5 Quarterbacks Who Are Asked to Do More Than They Can Handle
For some NFL quarterbacks such as the San Diego Chargers' Philip Rivers, they are simply in horrible situations which results in their coaching staffs asking them to do things well beyond what they are capable of given their skill set.
It's not a fair situation, but one that happens all too often in today's NFL. It's typically a result of a mediocre franchise not building properly around its quarterback, which in turn usually comes back negatively on the quarterback before the organization.
Rivers and others simply are not capable of overcoming an inadequate roster. Let's break down five NFL quarterbacks who are simply asked to do too much.
Mark Sanchez, New York Jets
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Mark Sanchez hasn't had a fair shake with the New York Jets, and that's even more so the case this year. His supporting cast is simply awful and he hasn't been able to overcome it.
Sanchez has no running game behind him. Shonn Greene is horrible and only has a 3.6 yards per carry average. His No. 1 receiver this year is Jeremy Kerley, a 5'9" 188-pound slot receiver who isn't typically a No. 1 target. There's also a mediocre defense supporting Sanchez that has serious issues stopping the run.
To counter these roster issues, Sanchez is asked to throw entirely too much and to target mediocre weapons that simply cannot make plays. He's thrown for just over 2,500 yards and is hardly completing 50 percent of his passes.
Make no mistake, Sanchez is a bad quarterback. He's also asked to do entirely too much, and he just isn't capable of elevating the bad roster around him.
Carson Palmer, Oakland Raiders
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Carson Palmer got his wish and was allowed to leave Cincinnati, but he joined an Oakland Raider franchise that has no idea how to properly build a roster.
As a result, Palmer is asked to do things only Palmer pre-knee surgery could have done.
Palmer has no running game to support him with Darren McFadden and Co. being hurt. His leading rusher is McFadden, who has just over 500 yards.
There's not a lot of talent for Palmer to throw to either. His leading receiver is tight end Brandon Myers, who has just over 700 yards but has acted more as a safety blanket than anything else.
Oakland's offensive line is in shambles, and Palmer simply doesn't have the athleticism to overcome it. He's thrown for almost 4,000 yards, but only 22 touchdowns in what has been a disappointing season because he simply isn't good enough to overcome the players around him.
Chad Henne, Jacksonville Jaguars
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To be fair to Chad Henne, he earned the starting job with the Jacksonville Jaguars thanks to injury and inherited one of the worst teams in the NFL.
Jacksonville is laughably bad at 2-11, and the biggest reason for that is the joke of a job the front office has done at building a roster.
Henne isn't the type of quarterback to overcome a lack of talent. He's the kind of player who is enhanced by talent around him or suffers. Henne has thrown for just over 1,200 yards and eight scores, but is only completing 51 percent of his passes,
It's not like Henne has anything to work with. Maurice Jones-Drew is the leading rusher with just over 400 yards, but he hasn't played much due to injury. His best receiver is Cecil Shorts, a player who has failed to have a resounding impact to date.
Henne isn't a franchise quarterback, so it's unfortunate that he's been thrown into such a bad situation. He cannot throw the ball down the field, but is being asked to with receivers who can't get down the field.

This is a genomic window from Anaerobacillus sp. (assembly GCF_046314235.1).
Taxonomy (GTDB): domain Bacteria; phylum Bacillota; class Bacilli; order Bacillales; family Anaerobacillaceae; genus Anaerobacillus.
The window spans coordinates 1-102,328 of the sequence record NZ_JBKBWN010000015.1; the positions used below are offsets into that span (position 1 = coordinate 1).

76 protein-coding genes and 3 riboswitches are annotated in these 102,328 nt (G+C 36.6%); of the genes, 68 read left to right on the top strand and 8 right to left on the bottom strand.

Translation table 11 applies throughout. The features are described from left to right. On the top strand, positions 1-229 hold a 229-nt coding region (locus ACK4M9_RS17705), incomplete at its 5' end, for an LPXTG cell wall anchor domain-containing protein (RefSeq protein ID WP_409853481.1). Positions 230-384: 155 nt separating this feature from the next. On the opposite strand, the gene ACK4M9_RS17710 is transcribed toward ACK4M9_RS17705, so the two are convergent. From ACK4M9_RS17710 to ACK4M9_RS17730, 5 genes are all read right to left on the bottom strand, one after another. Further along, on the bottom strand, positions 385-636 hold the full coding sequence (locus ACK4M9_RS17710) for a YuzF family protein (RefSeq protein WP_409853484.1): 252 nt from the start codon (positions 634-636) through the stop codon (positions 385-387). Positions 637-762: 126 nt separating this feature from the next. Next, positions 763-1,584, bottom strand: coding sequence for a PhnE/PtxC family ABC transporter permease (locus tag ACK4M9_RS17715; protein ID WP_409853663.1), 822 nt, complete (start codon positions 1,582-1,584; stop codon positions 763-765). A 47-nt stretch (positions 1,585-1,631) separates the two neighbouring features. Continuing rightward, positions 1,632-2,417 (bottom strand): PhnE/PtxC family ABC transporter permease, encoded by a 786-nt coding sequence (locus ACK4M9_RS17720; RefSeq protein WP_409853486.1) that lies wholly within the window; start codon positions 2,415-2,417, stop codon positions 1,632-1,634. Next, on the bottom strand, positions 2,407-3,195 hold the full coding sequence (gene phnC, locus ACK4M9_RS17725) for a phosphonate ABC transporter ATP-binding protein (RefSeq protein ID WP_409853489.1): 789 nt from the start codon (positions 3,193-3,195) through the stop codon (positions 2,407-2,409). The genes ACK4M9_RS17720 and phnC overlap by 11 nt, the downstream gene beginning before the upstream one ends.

Ryan Fitzpatrick, Buffalo Bills
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Ryan Fitzpatrick of the Buffalo Bills is actually one of the better players on this list, but that's not saying much.
Fitzpatrick is completing well over 60 percent of his passes, but has issues leading the team to wins. His offensive line hasn't been perfect, but Fitzpatrick has issues with pocket presence and turns the ball over too much.
C.J. Spiller is a great option out of the backfield, and he's rushed for almost 1,000 yards with three games to go. He's a great change of pace and takes the pressure off of Fitzpatrick.
There's also a solid receiver in Buffalo in Stevie Johnson, who was a hot commodity in free agency last offseason because he's a solid No. 1 receiver.
What it boil down to in Buffalo is simple—Fitzpatick has a solid crop of players around him; he's just not very good. He's being asked to run an efficient offense with a solid running game, but he simply cannot do it.
It's upgrade time in Buffalo, because Fitzpatick certainly cannot handle what is being asked of him by the Buffalo staff.
Philip Rivers, San Diego Chargers
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Philip Rivers is the ultimate example of an NFL quarterback who is simply asked to do too much each week.
At one point, Rivers was considered one of the top quarterbacks in the NFL. Now that stellar players such as LaDainian Tomlinson and Vincent Jackson have departed, the true Rivers has emerged.
Rivers has struggled because of the mediocre talent around him. His leading running back is Ryan Mathews, a man who has only mustered 685 yards on the ground and only one score.
When it comes to a leading receiver, if you had to name one, it would be Malcom Floyd. He has 775 yards receiving. The next closest receiving total only has just above 500.
Rivers has been sacked a ridiculous 37 times thanks to his horrendous offensive line. He simply doesn't have the arm, athleticism or decision-making ability to overcome odds such as these.
In San Diego, Rivers is another NFL quarterback who is only as good as those around him. For that reason alone, Rivers has not been able to elevate the play of those around him.